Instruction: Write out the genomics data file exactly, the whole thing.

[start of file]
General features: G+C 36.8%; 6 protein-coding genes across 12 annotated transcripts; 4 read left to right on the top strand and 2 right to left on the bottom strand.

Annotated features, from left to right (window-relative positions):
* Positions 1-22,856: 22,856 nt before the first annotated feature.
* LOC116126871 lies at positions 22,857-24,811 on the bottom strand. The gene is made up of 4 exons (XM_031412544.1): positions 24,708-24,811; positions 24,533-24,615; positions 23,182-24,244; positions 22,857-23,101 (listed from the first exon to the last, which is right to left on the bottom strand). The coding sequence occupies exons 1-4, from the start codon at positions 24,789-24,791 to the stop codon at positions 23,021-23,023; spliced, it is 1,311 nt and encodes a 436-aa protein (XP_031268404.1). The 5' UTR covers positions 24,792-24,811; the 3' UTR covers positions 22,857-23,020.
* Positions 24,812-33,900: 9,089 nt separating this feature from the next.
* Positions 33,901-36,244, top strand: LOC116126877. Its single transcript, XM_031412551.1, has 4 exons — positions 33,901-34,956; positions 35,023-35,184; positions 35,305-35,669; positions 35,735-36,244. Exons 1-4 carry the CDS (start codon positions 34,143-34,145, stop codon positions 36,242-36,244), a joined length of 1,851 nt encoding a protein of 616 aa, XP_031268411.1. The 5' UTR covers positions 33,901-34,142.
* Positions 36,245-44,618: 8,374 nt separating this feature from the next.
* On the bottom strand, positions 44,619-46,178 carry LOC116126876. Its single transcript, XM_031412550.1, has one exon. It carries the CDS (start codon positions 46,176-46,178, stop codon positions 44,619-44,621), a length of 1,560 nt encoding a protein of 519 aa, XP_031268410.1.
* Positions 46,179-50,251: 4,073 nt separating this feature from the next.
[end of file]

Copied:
General features: G+C 36.8%; 6 protein-coding genes across 12 annotated transcripts; 4 read left to right on the top strand and 2 right to left on the bottom strand.

Annotated features, from left to right (window-relative positions):
* Positions 1-22,856: 22,856 nt before the first annotated feature.
* LOC116126871 lies at positions 22,857-24,811 on the bottom strand. The gene is made up of 4 exons (XM_031412544.1): positions 24,708-24,811; positions 24,533-24,615; positions 23,182-24,244; positions 22,857-23,101 (listed from the first exon to the last, which is right to left on the bottom strand). The coding sequence occupies exons 1-4, from the start codon at positions 24,789-24,791 to the stop codon at positions 23,021-23,023; spliced, it is 1,311 nt and encodes a 436-aa protein (XP_031268404.1). The 5' UTR covers positions 24,792-24,811; the 3' UTR covers positions 22,857-23,020.
* Positions 24,812-33,900: 9,089 nt separating this feature from the next.
* Positions 33,901-36,244, top strand: LOC116126877. Its single transcript, XM_031412551.1, has 4 exons — positions 33,901-34,956; positions 35,023-35,184; positions 35,305-35,669; positions 35,735-36,244. Exons 1-4 carry the CDS (start codon positions 34,143-34,145, stop codon positions 36,242-36,244), a joined length of 1,851 nt encoding a protein of 616 aa, XP_031268411.1. The 5' UTR covers positions 33,901-34,142.
* Positions 36,245-44,618: 8,374 nt separating this feature from the next.
* On the bottom strand, positions 44,619-46,178 carry LOC116126876. Its single transcript, XM_031412550.1, has one exon. It carries the CDS (start codon positions 46,176-46,178, stop codon positions 44,619-44,621), a length of 1,560 nt encoding a protein of 519 aa, XP_031268410.1.
* Positions 46,179-50,251: 4,073 nt separating this feature from the next.